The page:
Infantry Weapons

Lynx eyes precision marksmanship

01 October 2013
The Lynx unit (left) is designed to provide firing solutions out to a range of 700 m. Source: IHS/Huw Williams

Russia's JSC Tochpribor has developed a precision engagement system for rifles, which automatically provides a firing solution for the shooter.

The system is designated Lynx and is housed in a self-contained sighting unit that is mounted atop of the rifle in the position of a standard optical sight. Lynx features a laser rangefinder/designator that marks the position of the target when selected by the shooter; the ballistic computer then generates a firing solution and presents an aim point visible in the sight.

Lynx was unveiled at Russian Arms Expo 2013 in Nizhny Tagil, Russia, where company spokesperson Yury Abramov told IHS Jane's that the system is optimised for use with 7.62 mm rifles; at the exhibition Lynx was shown fitted to a Dragunov SVD rifle.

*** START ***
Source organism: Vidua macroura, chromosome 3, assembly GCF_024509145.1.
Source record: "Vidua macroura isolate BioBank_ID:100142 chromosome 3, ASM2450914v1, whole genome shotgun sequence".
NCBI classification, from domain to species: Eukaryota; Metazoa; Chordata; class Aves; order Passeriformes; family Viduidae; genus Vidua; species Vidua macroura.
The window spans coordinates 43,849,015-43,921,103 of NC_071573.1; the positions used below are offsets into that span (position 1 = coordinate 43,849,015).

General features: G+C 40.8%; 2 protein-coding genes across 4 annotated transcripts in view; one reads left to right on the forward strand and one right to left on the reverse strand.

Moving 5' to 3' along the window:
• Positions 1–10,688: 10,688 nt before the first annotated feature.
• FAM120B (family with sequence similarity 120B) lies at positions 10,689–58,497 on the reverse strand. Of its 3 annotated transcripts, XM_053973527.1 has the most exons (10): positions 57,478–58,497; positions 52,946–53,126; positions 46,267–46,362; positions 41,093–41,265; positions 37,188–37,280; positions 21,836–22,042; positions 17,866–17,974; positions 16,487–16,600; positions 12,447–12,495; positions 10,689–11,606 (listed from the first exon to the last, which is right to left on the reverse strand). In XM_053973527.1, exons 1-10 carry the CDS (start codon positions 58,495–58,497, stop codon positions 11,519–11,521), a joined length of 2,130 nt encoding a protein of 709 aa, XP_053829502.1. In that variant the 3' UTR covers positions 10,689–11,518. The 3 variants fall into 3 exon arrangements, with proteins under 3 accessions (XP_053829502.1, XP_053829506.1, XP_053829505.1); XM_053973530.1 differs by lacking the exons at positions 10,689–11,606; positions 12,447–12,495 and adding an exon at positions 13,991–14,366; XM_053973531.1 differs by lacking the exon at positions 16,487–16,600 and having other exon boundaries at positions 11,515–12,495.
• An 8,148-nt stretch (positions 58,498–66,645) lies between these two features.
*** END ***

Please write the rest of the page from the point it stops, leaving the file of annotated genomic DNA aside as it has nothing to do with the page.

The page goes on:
Abramov said that the system is effective out to a range of 700 m and is not intended to be an aid for snipers.

The ballistic computer takes into account air pressure and temperature, Abramov said, but does not include windage in its calculations. Lynx utilises a 3.6 V lithium ion battery, which provides enough power for 300 minutes of operation in 20° Celsius air temperature.

The Lynx unit weighs 1 kg and is compatible with the Picatinny rail system; it is 31.5 cm long, 9.2 cm tall and 6.8 cm wide. It is stated to be capable of operating in temperatures ranging from -20 to 50° Celsius.



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